Impact of processing and storage on the phenolic profiles and contents of pomegranate (Punica granatum L.) juices

  • Ulrike A. Fischer
  • Judith S. Dettmann
  • Reinhold Carle
  • Dietmar R. Kammerer
Original Paper

DOI: 10.1007/s00217-011-1560-3

Cite this article as:
Fischer, U.A., Dettmann, J.S., Carle, R. et al. Eur Food Res Technol (2011) 233: 797. doi:10.1007/s00217-011-1560-3

Abstract

Juices were obtained on pilot-plant scale from untreated, steamed and peeled pomegranate fruits (Punica granatum L.), respectively, by applying increasing pressures and various juice treatments, i.e., enzymatic treatment, filtration, clarification and pasteurization, to determine the influence of process technology on the phenolic profiles and contents of the juices. Polyphenols were characterized and quantified by HPLC-DAD-ESI/MSn, and total phenolics and antioxidant capacity of the juices were determined by Folin–Ciocalteu, FRAP and TEAC assays, respectively. The total amounts of anthocyanins and colorless phenolics in the juices significantly differed depending on the applied technology. Highest phenolic recoveries were obtained from steamed fruits without further treatment. In contrast, lowest phenolic contents were determined in the juices produced from peeled fruits, i.e., the isolated seeds with adherent arils. With increasing pressures, polyphenol recoveries were enhanced, whereas juice treatments such as microfiltration and fining lowered phenolic contents of the juices. Furthermore, the amounts of individual phenolics were determined by HPLC-DAD with ellagitannins dominating the phenolic profiles. Juices solely produced from the edible parts of pomegranate exhibited lower amounts of ellagitannins compared with the juices from entire fruits. In contrast, the former juices were characterized by the highest amounts of gallotannins, hydroxybenzoic acids, hydroxycinnamic acids and dihydroflavonols. These results were consistent with the astringency of the juices. Additionally, storage experiments were performed at 4 °C and 20 °C in the dark and 20 °C under light exposure, revealing significant pigment degradation and concomitant color loss, especially at elevated temperatures and upon illumination, whereas the contents of non-anthocyanin phenolics and antioxidant capacity remained virtually unchanged throughout storage.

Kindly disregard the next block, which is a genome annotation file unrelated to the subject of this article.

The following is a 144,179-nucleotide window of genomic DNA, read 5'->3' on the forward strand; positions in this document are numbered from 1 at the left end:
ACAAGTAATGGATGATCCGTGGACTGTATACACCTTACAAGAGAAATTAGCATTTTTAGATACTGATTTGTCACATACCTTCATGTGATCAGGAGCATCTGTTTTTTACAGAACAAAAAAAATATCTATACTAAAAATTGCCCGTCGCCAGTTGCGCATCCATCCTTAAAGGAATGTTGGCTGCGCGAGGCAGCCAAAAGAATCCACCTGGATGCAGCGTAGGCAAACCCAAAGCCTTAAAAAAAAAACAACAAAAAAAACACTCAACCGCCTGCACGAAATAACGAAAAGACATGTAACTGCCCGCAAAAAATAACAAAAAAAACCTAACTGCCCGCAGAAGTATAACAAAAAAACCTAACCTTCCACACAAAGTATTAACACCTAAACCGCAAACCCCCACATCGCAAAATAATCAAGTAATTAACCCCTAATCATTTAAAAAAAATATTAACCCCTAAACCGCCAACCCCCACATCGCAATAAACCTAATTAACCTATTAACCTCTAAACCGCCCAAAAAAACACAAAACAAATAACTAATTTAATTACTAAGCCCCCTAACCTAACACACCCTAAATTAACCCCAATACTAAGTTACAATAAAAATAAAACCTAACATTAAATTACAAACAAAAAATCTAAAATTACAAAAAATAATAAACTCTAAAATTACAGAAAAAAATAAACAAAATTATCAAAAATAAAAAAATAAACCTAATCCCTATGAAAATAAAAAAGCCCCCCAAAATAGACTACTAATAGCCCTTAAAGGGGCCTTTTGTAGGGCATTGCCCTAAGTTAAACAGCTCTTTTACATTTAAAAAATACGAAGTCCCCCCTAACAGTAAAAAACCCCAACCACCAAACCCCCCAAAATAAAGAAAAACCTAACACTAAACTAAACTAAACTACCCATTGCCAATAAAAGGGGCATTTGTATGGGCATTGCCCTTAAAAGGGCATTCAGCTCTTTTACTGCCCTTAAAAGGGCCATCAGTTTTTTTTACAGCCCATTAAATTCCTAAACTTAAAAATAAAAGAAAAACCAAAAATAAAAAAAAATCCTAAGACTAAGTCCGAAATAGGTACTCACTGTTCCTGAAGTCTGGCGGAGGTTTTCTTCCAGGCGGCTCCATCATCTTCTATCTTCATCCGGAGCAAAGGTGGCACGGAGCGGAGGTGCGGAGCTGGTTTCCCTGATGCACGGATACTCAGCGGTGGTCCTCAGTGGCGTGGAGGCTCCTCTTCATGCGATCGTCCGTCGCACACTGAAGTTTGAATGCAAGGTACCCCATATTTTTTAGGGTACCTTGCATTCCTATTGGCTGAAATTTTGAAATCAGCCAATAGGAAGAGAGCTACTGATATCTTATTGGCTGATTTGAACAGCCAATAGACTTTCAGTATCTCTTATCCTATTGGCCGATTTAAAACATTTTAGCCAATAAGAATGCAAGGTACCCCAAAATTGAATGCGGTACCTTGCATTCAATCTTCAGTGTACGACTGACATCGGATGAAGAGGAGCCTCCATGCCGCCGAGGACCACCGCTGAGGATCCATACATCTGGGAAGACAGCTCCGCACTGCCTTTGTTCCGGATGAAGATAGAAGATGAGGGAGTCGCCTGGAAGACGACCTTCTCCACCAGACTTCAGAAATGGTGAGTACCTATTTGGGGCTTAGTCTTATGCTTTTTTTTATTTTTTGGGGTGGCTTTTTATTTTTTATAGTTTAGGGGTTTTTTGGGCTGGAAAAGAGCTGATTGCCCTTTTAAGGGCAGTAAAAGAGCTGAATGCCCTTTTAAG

Keywords

PomegranatePhenolic compoundsJuice processingStorageAntioxidant capacity

Copyright information

© Springer-Verlag 2011

Authors and Affiliations

  • Ulrike A. Fischer
    • 1
  • Judith S. Dettmann
    • 1
  • Reinhold Carle
    • 1
  • Dietmar R. Kammerer
    • 1
  1. 1.Institute of Food Science and Biotechnology, Chair Plant Foodstuff TechnologyHohenheim UniversityStuttgartGermany